The design fad that had a practical application in prison.
In the late 1980s a trend for clear products took hold – clear electronics, clear drinks. Clear beverages were pitched as more “pure” than their traditional counterparts because they were free of artificial colors. Health conscious consumers began to associate clear with clean. There is of course no correlation between clarity and health but the trend for clear beverages took off regardless.
Learning from the failure of New Coke, that you don’t mess with your best selling product, various brands created new clear products to appeal to underserved demographics. In 1992 Pepsi released Crystal Pepsi which was a clear soda without preservatives or caffeine. In response to this Coca-Cola released Tab Clear which was created solely to sabotage Crystal Pepsi. Tab Clear was marketed as a diet soda which they hoped would confuse people into thinking Crystal Pepsi was a diet soda, which it did. Both clear sodas were retired by 1994 (although Crystal Pepsi has come back from time to time in limited releases).
In 1993 the Coors Brewing Company released the clear alcoholic beverage Zima. Building off of the 1980s popularity of wine coolers, Zima was a new alternative to beer. It was a lemon-lime drink that was produced for a surprisingly long time (until 2008), and was more popular in Japan than it ever was in the US. Part of Zima’s popularity problem in the US had to do with the fact that it was more popular with women than men which (for some consumers) made it seem like a drink for women. This cut out a large part of the potential male customer base.
In 1993 the Miller Brewing Company chose a few American cities for a limited release of Miller Clear. Through intense filtering they removed the color (and by some critics, the flavor) from a lager to make a clear beer that was less heavy than traditional beer and with greater “drinkability.” It never left the limited release stage.
Besides beverages, electronics also became transparent, allowing you to see the internal workings of the device. The trend for transparent/translucent electronics lasted into the late 1990s, much longer than the craze for transparent beverages.
In 1983 Swatch released the celebrated Jelly Fish model of watch which had a transparent body allowing you to see the gears (a version of which you can still buy today). A variety of brands made clear telephones some of which would flash when a call was coming in. As part of the Play It Loud! series, in 1995 you could buy a clear Nintendo Game Boy (the clear model’s color was called “X-Ray”). The first iMac series, which ran from 1998 to 2003, all featured clear / colored translucent bodies. While clear products were a fun novelty that faded out around the late 1990s they are still very much alive in one particular market: prisons.
Clear Prison Electronics
Behind bars transparent goods allow prison security to easily inspect for contraband. Depending on the prison system there are different rules & requirements for goods in prison. Some rules are to aid in searching for contraband (such as clear plastic), other requirements are to prevent objects from being turned into weapons (such as using silicon instead of hard plastic). Prison music players & TVs frequently have a lower maximum volume so as to not annoy one’s neighbors, forcing the listener to be very close to the speaker. An alternative is that some players have the speakers removed altogether and only provide a headphone jack (to be used with clear headphones).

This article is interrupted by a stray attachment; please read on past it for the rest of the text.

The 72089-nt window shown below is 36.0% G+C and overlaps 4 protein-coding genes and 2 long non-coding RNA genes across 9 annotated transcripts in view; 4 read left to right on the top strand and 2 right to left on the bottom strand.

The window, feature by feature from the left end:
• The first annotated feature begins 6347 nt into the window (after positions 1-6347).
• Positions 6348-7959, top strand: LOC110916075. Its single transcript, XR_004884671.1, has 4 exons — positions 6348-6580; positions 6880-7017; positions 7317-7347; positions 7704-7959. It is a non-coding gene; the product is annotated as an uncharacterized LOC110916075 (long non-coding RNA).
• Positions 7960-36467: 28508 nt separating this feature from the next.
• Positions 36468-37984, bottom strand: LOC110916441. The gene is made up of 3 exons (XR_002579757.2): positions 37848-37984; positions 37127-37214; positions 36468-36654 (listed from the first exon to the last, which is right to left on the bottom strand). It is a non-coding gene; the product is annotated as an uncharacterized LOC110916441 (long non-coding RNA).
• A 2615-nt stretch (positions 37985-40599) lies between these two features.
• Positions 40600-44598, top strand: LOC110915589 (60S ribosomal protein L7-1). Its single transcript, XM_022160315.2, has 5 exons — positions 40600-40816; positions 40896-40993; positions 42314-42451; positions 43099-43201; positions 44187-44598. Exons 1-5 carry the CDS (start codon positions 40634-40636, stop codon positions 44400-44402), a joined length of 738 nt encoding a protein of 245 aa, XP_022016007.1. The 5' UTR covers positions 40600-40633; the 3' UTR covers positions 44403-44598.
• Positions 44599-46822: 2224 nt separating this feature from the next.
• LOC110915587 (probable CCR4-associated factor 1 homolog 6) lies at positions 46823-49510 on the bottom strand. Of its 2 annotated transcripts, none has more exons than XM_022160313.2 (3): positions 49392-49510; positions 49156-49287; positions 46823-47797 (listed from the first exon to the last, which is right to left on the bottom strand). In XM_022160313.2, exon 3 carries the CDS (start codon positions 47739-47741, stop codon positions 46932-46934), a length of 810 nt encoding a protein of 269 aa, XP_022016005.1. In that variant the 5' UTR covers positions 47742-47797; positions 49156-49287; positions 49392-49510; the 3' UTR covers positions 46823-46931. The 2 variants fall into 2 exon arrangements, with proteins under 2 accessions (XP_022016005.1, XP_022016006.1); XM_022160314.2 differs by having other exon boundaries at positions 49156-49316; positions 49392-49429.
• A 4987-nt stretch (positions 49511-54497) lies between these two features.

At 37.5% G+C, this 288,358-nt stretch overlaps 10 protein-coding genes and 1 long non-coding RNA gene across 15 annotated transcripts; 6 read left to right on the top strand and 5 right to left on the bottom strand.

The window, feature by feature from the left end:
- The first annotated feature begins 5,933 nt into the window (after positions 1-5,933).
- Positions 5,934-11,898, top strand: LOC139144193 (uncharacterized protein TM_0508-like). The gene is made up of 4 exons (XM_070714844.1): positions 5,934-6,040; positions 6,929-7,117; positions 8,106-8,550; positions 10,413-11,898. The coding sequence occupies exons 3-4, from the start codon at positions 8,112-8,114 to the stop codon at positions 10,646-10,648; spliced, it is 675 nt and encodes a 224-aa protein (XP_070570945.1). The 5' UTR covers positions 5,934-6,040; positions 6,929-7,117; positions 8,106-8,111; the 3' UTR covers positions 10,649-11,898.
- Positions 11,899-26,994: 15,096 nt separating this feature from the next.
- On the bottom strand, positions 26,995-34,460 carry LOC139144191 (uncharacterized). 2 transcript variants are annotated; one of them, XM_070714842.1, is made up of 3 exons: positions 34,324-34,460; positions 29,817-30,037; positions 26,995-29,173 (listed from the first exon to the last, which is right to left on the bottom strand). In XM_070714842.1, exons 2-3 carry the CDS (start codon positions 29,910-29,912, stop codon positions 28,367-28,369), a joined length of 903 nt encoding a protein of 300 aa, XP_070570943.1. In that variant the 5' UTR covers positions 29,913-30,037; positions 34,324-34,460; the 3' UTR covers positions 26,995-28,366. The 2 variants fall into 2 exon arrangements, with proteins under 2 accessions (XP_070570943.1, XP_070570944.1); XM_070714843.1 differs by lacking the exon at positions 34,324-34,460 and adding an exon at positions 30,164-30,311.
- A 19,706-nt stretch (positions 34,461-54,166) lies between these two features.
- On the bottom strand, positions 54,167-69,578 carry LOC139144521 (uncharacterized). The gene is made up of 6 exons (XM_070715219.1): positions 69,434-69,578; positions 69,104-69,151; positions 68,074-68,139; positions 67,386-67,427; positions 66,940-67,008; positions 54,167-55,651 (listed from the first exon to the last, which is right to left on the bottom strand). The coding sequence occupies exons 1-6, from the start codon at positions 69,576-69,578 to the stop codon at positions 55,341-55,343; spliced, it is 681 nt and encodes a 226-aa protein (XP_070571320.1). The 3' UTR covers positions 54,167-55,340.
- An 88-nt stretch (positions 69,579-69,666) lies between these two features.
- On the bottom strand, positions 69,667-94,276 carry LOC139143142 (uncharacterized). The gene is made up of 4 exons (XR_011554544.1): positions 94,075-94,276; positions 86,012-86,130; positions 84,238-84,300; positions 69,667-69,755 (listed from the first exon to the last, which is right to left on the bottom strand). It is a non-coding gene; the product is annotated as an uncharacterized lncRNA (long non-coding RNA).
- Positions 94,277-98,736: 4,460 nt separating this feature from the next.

While the cassette was a popular music format in the 1980s, and has seen a resurgence in recent years, it never completely went away. Cassettes have been in steady use in prisons because they’re harder to turn into weapons than CDs and clear cassettes in particular can be quickly inspected for contraband. Thanks to the US’s prison population (the largest and highest per-capita in the world, something America is definitely #1 at) they were able to keep the cassette industry alive long after it fell out of favor with the mainstream public. Even with the introduction of mp3 players into prisons, cassettes are still popular as they are easier to share/trade than digital files.
You can still find transparent/translucent products today (in and out of prisons). Coca-Cola Clear is a clear version of Coke (but with additional lemon flavoring) introduced to Japan in 2018. You can still find different video game consoles and/or controllers with special clear/translucent editions. Swatch still makes several different clear watches. While clear beer never happened, and Zima hasn’t really come back strong, the hard seltzer craze of 2019 has introduced a plethora of profitable clear alternatives to beer.
Added info: If you’re interested in owning second-hand clear prison electronics (for the novelty and certainly not for their quality), you can find various options on eBay. Here’s a selection of clear prison televisions. Urban Outfitters has also gotten in the game of selling clear electronics that were originally designed for prison, such as this cassette player.